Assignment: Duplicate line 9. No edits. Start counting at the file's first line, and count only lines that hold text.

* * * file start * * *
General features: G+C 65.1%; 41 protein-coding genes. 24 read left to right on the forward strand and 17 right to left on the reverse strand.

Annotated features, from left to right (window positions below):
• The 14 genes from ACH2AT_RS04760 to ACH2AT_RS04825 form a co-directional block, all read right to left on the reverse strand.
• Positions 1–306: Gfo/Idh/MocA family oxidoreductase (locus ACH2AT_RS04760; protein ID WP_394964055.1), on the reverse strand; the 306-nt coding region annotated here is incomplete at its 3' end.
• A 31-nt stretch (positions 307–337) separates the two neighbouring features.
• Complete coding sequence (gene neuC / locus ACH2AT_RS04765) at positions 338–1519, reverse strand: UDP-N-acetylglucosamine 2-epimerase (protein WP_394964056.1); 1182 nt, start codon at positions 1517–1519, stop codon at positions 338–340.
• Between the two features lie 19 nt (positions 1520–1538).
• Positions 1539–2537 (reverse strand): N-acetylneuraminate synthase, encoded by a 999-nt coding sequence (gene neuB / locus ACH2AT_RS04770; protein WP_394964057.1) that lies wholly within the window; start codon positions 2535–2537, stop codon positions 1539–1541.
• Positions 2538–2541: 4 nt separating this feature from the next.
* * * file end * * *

• Positions 2538–2541: 4 nt separating this feature from the next.